Opening Statement to the NSW Parliamentary Inquiry into Floodplain Harvesting
By Chris Gambian, Chief Executive Nature Conservation Council of NSW
Thank you, Chair, and thank you to the Committee for the opportunity to say a few words to you this morning.
First, may I acknowledge that I am coming to you from Bidgegal country on the northern banks of the Georges River, and I pay my respects to ancestors and elders. I also pay my respects to the ancestors and elders of the Barkinji nation and all the first nations whose country we will discuss today.
In the searing heat of December 2019 I walked where the Darling Baarka should have been flowing.
I remember the eery silence. I remember the stillness of that lifeless place.
The river bank high on either side of me, I could have walked for miles and not seen a drop of water.
I’ve walked through rows and rows of rotting citrus orchards. A once viable farm now no longer capable of earning a living for the farmer, nor feeding the rest of us.
When the pipeline from the Murray was built to service Broken Hill because the Menindee Lakes could no longer be relied upon for town water – or so the story goes – emus could be found dead along its route. They could smell the water but not access it.
When I was back in the far west in November 2020, even after rain had come you could still smell the stench of dead fish rotting in the water in Wilcannia.
In the town of Menindee, so central to the story Australia tells itself about the outback, the water stinks. The water we ask our fellow Australians to shower in and brush teeth with and drink, stinks.
The conservation movement of NSW does not support flood plain harvesting.
It is a practise so contradictory to the principles of water sharing, so antagonistic to the common good, and so profoundly harmful to the sustainability of the ecosystems on which we all depend, that it should be considered not merely illegal, but anti-social and loathsome.
The assertion made by some that floodplain harvesting must be licenced before it can be regulated or limited is an obtuse one.
Imagine if this were the government’s approach in other policy areas?
We oppose floodplain harvesting but we acknowledge that it is a common practice, and we see merit in creating a realistic regulatory framework for it that gives everyone more certainty.
NCC has participated in the FPH Review Committee in good faith. However, our representative has been gagged through a Deed of Confidentiality.
Our organisation has had far less access to agency staff and less direct consultation on FPH than the irrigation industry.
We have lodged several dissenting reports on the assessment and review process with Mr Jim Bentley, the Deputy Secretary.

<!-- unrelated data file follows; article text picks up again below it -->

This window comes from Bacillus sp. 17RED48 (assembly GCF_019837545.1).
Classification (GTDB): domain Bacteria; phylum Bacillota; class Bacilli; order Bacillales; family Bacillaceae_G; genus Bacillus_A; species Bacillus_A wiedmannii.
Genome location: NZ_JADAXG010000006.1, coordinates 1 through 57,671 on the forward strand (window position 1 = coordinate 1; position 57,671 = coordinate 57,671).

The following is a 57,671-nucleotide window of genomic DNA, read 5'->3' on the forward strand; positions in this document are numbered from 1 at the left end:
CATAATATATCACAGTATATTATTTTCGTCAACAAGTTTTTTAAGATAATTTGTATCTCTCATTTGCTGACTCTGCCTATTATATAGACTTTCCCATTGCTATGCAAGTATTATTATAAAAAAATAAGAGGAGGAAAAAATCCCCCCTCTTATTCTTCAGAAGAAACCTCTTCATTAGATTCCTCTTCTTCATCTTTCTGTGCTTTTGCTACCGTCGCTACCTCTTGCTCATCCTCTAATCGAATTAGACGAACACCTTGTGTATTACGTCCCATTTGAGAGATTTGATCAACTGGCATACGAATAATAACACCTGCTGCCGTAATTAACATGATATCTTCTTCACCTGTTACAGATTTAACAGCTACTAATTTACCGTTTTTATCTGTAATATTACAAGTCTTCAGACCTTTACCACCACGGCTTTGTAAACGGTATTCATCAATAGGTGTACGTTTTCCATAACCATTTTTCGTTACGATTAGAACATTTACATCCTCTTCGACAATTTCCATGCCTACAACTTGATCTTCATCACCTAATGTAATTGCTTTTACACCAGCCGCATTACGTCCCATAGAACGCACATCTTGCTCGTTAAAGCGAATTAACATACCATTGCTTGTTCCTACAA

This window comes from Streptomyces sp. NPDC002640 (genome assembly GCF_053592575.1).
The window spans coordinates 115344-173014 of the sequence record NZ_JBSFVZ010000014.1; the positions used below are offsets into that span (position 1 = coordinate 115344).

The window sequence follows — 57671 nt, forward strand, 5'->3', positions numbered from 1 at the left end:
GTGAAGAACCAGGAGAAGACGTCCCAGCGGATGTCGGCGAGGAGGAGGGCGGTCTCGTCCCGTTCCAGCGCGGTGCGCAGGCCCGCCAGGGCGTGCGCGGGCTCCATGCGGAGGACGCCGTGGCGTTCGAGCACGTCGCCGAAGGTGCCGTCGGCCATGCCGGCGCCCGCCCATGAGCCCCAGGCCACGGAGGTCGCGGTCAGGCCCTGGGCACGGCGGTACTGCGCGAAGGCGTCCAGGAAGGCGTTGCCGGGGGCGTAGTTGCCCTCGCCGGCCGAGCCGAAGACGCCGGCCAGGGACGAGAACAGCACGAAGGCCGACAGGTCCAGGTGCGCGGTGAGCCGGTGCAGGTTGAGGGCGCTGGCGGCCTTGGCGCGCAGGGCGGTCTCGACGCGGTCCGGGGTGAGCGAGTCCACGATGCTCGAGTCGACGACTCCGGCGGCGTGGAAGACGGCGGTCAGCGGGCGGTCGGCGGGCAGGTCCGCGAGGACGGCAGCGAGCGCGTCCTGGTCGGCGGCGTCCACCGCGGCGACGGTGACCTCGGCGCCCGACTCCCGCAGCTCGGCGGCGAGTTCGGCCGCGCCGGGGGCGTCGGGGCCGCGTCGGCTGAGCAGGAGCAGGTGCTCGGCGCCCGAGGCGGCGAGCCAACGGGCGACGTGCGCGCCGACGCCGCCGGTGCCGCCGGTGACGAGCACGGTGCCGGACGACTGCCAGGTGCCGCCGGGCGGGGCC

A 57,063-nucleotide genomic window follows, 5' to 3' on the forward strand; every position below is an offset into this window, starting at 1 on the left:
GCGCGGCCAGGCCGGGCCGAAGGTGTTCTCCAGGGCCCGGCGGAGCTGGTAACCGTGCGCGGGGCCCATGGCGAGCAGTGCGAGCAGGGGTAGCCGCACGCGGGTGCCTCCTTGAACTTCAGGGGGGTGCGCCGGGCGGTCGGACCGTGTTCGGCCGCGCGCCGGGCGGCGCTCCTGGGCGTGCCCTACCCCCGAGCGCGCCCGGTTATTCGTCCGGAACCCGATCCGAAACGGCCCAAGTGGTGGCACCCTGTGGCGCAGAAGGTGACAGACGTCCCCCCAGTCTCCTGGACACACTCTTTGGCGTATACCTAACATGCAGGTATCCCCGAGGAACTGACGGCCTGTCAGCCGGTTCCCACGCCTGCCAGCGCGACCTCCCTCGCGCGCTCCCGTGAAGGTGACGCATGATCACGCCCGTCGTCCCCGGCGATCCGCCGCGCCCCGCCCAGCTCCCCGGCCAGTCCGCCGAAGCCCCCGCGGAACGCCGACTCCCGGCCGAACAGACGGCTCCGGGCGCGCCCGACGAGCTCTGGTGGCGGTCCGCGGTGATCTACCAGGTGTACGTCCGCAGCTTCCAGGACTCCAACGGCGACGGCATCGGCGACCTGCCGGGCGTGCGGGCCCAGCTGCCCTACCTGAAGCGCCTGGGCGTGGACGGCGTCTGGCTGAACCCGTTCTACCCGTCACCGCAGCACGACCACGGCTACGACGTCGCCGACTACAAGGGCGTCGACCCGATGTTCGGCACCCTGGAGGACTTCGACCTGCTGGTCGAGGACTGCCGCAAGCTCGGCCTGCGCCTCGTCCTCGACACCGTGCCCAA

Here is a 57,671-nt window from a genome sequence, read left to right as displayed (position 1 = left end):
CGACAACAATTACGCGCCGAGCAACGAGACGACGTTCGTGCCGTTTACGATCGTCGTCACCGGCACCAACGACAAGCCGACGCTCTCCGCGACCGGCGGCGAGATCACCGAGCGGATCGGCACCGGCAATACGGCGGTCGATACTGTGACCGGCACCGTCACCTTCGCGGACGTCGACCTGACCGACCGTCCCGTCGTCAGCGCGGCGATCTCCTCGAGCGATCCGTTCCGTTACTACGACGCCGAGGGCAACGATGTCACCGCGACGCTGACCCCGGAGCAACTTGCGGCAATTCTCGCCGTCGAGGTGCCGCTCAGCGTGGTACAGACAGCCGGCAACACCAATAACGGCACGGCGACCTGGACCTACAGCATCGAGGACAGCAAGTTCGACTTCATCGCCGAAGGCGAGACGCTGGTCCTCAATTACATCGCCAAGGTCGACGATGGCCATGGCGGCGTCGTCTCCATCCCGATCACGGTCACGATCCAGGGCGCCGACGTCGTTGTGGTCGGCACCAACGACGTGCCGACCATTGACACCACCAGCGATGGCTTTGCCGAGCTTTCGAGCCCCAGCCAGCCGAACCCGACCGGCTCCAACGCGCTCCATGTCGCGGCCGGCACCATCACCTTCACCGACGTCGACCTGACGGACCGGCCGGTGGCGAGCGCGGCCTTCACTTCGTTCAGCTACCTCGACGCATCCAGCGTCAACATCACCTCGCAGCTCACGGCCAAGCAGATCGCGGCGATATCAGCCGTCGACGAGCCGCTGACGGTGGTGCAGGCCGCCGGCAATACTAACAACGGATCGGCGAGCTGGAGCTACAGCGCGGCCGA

Water policy, perhaps more than most policy areas, is extremely complex.
You’ll hear that often repeated and will know that from your own experience.
Indeed, too many people stay away from the important debates in water policy because of this complexity, and the details of the history, data and law have been weaponised to bamboozle and confuse politicians, regulators, stakeholders and the public at large to avoid proper scrutiny.
For my own part, I have tried to understand the complexity through a simple framework which, if you indulge me, I will share with you. The three ‘Ms’:
Measurement. This is probably the area where there is the most consensus. We need accurate information about how much water exists in the system, how much is being taken out, by whom, and how much is left. I applaud the government for its efforts to get metres installed across the basin. We need even more measurement. It is critical.
Modelling. Once we know how much water is in the system, how much is being taken and from where it is being taken, we can start to create realistic models for allocations. Critically, climate change must be factored into the models.
- And finally, management. Creating a management regime that ensures the proper priority of use is applied. In this case, end of system flow targets that ensure sufficient water is made available for river health and communities, will create a frame work that is both sustainable and predictable.
Any regulatory framework needs to be realistic. And that realism needs to start with two acknowledgments:
First, that this is an incredibly dry continent that is getting drier because of climate change.
And second, that there is not likely to ever be enough water available to do all the things we may want to do with it. We may have ample land, but we do not have ample water.
It seems to me that this second reality is the hardest one for many people to swallow.
Moreover, whilst I speak today to advocate for the health of the river and its ecosystems, the environment is not a stakeholder.
The deal making and horse trading in water politics over the last 20 years has given rise to the fallacy that the environment somehow exists as some kind of interest group that needs to be balanced against other pursuits.
Without a healthy river, communities die. Agriculture dies. Its survival is our survival. When it thrives, we thrive.
Lake Menindee is full right now. Life is coming back. I’m dreaming of the joy of swimming in the river again. After lockdown I’m going to get back there. I want my daughters to experience that incredibly special place. Many of you have been. If you haven’t, I hope you go. I hope more people from the east coast go to visit. It changes you. We must protect it.